OK: Taking this drug if you have cancer, chronic back pain, or got hit by a tractor and broke your leg in five places.

Not OK: Snorting, crushing, injecting or diluting Oxy with water. This disarms the timed-release action of the medication.

What you can gain: Brief feelings of euphoria. Also HIV.

What you can lose: Your friends. Oxy users generally turn into misanthropic douchebags.

Just say no: Heroin, meth


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& lt;a name="causes" & REBELS WITH CAUSES & lt;/a &

& lt;span class= "dropcap " & P & lt;/span & oor college administrators. All they want is to keep everyone happy. They want things to go smoothly, without bumps or blips or bothers. They want the college campus to be a place of peace, a place of comfort, a place of zen.

And they would have gotten away with it, too, if it hadn't been for those meddling kids.

All it takes is a trumpet blast from a few punk students to send the walls of campus tranquility tumbling down.

This is the story of those punks. This is the tale of the troublemakers, the status-quo shakers, the simmering stew of mad-as-hell militants, activists and dissidents, the potty-mouthed offenders and the purse-lipped offended, the gadflies, pariahs and anathemas, the cause-of-the-week crusaders, the cynical idealists and the caustic romantics. These people don't just upset the apple cart. They make applesauce.

It isn't hard. Colleges are usually but a Deplorable Word away from crumbling into complete chaos.

Take the spring of 2007 at Whitworth. A student newspaper article detailing racism at Whitworth sparked a powder keg of racial tension and -- bam! -- the campus was ablaze with controversy.

Other issues flitted against this chaotic backdrop: Whitworth requested exemption from state's nondiscrimination laws, administration continued to prevent an official gay-straight alliance club from chartering, and environmentally sensitive students agitated for the school to take on a greener tinge.

All this set the stage for student Thomas Ruble -- enigmatic bohemian, vanguard of Whitworth counterculture -- to launch the 8th of May protest.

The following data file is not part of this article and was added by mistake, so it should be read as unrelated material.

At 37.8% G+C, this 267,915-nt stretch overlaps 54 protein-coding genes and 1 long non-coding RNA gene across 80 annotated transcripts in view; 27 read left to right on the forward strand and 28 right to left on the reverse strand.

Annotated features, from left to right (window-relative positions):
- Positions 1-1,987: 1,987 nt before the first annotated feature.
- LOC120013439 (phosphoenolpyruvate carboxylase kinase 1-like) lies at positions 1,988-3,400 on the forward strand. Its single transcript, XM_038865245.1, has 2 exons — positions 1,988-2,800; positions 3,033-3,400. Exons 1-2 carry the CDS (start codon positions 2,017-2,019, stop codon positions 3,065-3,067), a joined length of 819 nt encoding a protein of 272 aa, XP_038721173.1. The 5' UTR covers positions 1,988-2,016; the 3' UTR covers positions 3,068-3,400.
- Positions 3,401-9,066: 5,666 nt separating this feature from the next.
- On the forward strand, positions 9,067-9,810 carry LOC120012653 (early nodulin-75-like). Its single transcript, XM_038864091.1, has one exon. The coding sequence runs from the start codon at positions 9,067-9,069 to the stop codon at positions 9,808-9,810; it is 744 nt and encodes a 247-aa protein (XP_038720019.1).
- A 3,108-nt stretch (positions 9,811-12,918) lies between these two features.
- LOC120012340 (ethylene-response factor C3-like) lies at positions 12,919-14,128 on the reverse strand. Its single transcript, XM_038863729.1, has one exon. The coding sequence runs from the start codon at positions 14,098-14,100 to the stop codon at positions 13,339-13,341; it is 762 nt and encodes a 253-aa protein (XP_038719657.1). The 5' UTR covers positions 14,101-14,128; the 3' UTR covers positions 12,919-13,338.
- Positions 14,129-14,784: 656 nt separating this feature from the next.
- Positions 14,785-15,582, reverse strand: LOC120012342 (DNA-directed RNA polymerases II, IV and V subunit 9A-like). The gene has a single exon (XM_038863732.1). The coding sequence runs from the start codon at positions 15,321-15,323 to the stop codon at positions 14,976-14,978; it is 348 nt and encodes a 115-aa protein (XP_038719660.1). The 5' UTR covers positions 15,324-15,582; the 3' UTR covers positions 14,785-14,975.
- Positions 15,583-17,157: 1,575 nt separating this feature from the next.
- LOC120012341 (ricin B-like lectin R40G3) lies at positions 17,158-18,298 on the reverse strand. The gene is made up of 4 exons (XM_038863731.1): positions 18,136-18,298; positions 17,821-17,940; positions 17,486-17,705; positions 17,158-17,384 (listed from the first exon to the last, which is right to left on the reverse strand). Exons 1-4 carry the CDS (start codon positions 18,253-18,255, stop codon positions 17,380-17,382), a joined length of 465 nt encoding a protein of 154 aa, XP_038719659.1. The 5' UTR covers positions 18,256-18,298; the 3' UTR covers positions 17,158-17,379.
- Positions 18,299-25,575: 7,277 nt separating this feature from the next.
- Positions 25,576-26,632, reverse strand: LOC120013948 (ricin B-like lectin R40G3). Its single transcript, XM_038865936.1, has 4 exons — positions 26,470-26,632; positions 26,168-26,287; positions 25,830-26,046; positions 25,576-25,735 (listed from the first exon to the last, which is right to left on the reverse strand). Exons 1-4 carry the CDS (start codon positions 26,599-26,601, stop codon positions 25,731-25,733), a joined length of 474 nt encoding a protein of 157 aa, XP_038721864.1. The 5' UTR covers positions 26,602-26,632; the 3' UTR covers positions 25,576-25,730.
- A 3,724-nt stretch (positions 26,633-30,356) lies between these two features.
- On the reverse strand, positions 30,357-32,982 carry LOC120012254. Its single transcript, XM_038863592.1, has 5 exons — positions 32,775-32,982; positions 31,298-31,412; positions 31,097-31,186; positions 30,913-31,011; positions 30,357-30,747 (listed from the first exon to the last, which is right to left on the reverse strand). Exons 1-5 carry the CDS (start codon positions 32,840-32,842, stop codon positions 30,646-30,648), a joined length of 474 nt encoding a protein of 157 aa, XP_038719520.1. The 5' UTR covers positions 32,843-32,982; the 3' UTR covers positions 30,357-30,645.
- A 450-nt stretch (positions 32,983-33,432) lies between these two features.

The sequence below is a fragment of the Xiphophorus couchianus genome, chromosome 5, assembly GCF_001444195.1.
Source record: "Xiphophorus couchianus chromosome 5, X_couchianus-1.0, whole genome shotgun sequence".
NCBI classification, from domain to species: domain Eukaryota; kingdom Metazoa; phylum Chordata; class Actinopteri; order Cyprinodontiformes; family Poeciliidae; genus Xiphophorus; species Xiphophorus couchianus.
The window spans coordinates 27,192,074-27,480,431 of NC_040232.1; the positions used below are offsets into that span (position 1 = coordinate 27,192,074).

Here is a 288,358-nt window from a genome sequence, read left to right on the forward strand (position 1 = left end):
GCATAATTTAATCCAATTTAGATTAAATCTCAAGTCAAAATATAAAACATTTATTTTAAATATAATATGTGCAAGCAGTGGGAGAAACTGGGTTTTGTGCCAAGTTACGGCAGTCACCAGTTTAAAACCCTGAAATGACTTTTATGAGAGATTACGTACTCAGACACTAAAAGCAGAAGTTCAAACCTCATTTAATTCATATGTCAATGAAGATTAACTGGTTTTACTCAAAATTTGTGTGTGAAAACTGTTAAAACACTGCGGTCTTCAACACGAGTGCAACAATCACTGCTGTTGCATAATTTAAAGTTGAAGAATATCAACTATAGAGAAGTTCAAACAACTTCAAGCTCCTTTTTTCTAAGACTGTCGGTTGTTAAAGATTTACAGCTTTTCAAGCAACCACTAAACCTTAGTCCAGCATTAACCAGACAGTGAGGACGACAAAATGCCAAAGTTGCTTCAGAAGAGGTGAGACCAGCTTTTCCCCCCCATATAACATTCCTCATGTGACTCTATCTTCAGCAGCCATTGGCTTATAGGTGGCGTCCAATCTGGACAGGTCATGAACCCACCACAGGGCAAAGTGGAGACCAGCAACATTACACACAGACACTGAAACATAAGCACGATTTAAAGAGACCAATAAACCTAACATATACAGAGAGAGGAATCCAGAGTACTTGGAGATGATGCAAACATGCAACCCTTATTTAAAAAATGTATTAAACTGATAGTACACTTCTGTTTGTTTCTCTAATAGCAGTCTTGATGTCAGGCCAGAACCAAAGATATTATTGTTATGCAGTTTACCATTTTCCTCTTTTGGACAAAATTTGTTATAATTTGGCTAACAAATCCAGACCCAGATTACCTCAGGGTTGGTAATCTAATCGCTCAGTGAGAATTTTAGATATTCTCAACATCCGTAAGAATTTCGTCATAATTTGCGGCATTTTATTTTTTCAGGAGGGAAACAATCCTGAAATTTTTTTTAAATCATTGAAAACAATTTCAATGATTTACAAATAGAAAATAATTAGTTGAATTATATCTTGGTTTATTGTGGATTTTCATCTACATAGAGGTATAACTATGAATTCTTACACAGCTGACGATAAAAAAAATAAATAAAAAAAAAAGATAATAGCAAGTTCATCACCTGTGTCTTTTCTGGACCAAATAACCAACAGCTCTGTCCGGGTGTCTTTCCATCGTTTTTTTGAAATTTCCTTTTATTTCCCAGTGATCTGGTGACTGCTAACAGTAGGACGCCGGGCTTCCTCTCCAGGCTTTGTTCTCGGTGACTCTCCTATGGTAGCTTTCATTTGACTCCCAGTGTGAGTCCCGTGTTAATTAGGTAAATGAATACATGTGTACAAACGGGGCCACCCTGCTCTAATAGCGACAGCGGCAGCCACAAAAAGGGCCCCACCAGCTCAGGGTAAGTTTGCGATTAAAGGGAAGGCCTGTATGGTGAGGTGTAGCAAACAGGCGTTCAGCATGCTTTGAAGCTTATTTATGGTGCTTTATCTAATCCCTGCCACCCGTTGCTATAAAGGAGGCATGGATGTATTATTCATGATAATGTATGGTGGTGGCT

"The 8th of May is about students being students. It's about a free commerce of ideas, opinions, demands, and most importantly FRICTION," Ruble wrote in a blog comment at the time. "Flaring and glaring controversy, respectful and novel dialogue ... these are what makes a university a university."

On May 8, 2007, dozens of students stepped up to a mid-campus microphone and let rip their grievances. They riffed on racism, homophobia, environmentalism, politics and course curriculums.

At first, it seemed the 8th of May protest had resulted in absolutely zilch. Protesters and administration seemed locked in stalemate. But then, the next year, change began to happen. Environmental sustainability topped Whitworth's agenda. Open Conversation: Orientation, a gay-rights club, was allowed to form, although only without ties to any national organization. The racial tension had, if not disappeared, quieted. The protest may not have caused these changes, but still, a possibility lingered: Maybe students can make a difference.

& lt;span class= "dropcap " & E & lt;/span & astern Washington University's zeitgeist is of a much more liberal shade than Whitworth's. Good for liberals. Not as good for the College Republicans. In 2005, the group held a bake sale with lower prices for minority students. Offensive? Racist? Absolutely. That was the entire point -- to highlight affirmative action's inherent injustice and condescension.

The bake sale met a counter-protest of around 50 to 70 people, with a least one sign comparing the College Republicans to the KKK.